Drag queens lead story time at Edmonton library
'To see the rapt attention of these kids, the excitement ... this is what pride should be all about'
Big personalities with big hair shared stories at the Edmonton Public Library on Sunday afternoon that they say they wish they'd heard when they were kids.
"It's OK to be different," Lourdes, a local drag queen, read from Todd Parr's picture book of the same name to the children assembled for the city's first-ever Over the Rainbow Storytime session.
About 150 people were packed into the library's Strathcona branch to hear from Lourdes and her friends Chelsea, Go Go Fetch and TJB.
Lourdes, who led the event, appeared to easily connect with the crowd. The audience followed her in unique rendition of the "Five Little Monkeys" jumping on the bed rhyme, laughing at her substitution of five clumsy drag queens struggling in high heels.
Lourdes leads a rhyme - 5 clumsy drag queens a hit w/ the crowd (there are about 150 people here) <a href="https://twitter.com/hashtag/yegpride?src=hash">#yegpride</a> <a href="https://t.co/lYRVATtRiY">pic.twitter.com/lYRVATtRiY</a>—@roberta__bell
Lourdes is also Jonathan Busch, who works as a library assistant, sometimes leading educational sing-along songs for toddlers.
Melding the two worlds together seemed natural to Lourdes, who said a lot of aspects of drag appeal to children.
"We dress like princesses. The drag kings dress like cowboys. They bring stuff that the kids are drawn to," Lourdes said Sunday.
TJB read "The Boy Who Cried Fabulous" to the children.
"So many synonyms!" she exclaimed, as she read through the rhymes telling the story of a little boy who viewed the world with irrepressible optimism despite his pessimistic parents.
TJB said it's important to broaden childrens' horizons in a way that lets them know they should be themselves.
"Edmonton's still a very conservative climate and so again, for young impressionable children who may not be fitting into the binary boxes in the world, it's very important for them to have examples of people and places they can grow into that are inclusive," TJB said.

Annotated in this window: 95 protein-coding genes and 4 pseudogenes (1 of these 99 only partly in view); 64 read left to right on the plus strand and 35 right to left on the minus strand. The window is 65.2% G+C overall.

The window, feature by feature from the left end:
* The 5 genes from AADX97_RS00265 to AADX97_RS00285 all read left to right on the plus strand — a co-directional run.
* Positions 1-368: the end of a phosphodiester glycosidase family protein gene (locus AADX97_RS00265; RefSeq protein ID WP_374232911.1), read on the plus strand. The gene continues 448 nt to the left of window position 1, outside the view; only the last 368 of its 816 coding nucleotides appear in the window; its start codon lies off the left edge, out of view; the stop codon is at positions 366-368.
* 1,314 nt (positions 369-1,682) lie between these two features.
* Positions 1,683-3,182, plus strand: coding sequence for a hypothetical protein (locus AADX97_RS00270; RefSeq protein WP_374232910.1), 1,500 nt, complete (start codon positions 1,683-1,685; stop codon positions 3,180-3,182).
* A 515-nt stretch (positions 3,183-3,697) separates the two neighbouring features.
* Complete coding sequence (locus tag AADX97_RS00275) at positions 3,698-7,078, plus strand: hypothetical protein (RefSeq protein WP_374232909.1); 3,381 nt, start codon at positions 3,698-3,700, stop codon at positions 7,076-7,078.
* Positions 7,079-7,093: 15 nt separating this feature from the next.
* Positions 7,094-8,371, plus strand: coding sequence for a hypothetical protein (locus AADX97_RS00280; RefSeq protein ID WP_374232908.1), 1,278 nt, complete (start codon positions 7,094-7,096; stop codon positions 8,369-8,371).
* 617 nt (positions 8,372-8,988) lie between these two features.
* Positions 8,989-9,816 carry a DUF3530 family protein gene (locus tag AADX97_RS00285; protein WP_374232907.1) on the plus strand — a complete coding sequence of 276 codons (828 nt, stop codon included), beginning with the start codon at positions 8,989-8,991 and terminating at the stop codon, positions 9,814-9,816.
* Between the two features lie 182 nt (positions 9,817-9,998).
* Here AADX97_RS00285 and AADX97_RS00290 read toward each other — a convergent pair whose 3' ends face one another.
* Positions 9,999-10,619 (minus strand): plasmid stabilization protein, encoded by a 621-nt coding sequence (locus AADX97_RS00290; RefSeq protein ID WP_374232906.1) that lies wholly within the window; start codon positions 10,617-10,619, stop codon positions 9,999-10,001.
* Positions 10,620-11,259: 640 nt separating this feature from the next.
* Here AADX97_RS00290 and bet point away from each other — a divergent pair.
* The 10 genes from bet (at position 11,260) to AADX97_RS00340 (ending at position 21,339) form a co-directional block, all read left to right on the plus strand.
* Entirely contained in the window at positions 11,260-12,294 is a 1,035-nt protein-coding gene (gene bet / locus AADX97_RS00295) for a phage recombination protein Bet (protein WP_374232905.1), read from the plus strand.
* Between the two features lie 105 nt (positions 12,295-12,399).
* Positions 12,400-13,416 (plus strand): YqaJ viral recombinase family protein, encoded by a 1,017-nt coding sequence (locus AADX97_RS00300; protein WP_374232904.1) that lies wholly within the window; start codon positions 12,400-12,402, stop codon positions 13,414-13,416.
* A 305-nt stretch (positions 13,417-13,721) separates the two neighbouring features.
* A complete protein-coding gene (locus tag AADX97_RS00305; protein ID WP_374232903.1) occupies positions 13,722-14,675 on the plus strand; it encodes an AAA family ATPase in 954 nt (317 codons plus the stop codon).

'Nothing better than a drag queen reading a story'
Kristopher Wells, the faculty director at the Institute of Sexual Minority Studies and Services at the University of Alberta, said he brought up the idea of holding Over the Rainbow Storytime to a responsive Edmonton Public Library executive.
"What I've learned today is there's nothing better than a drag queen reading a story," Wells said.
He said the turnout was better than he expected.
"I had tears in my eyes seeing the families stream in here and the excitement where people felt safe and at home," he said.
"To see the rapt attention of these kids, the excitement, the happiness, the freedom to be themselves, to celebrate their families and reflect our community, this is what pride should be all about."
Krista Kohutch said she brought her daughter, Emily, to the event because she thought it would be a good opportunity for the little girl to learn about inclusivity.
But Kohutch said it was also a lot of fun for the both of them and if the library holds Over the Rainbow Storytime again, they'll go.
"The queens were awesome," Kohutch said. "I think they brought a really exciting energy to the regular stories."
Claire McDaniel agreed, adding it was different than other events she's attended.
"Usually, it's like parents reading it," she said. "It was really good and really funny."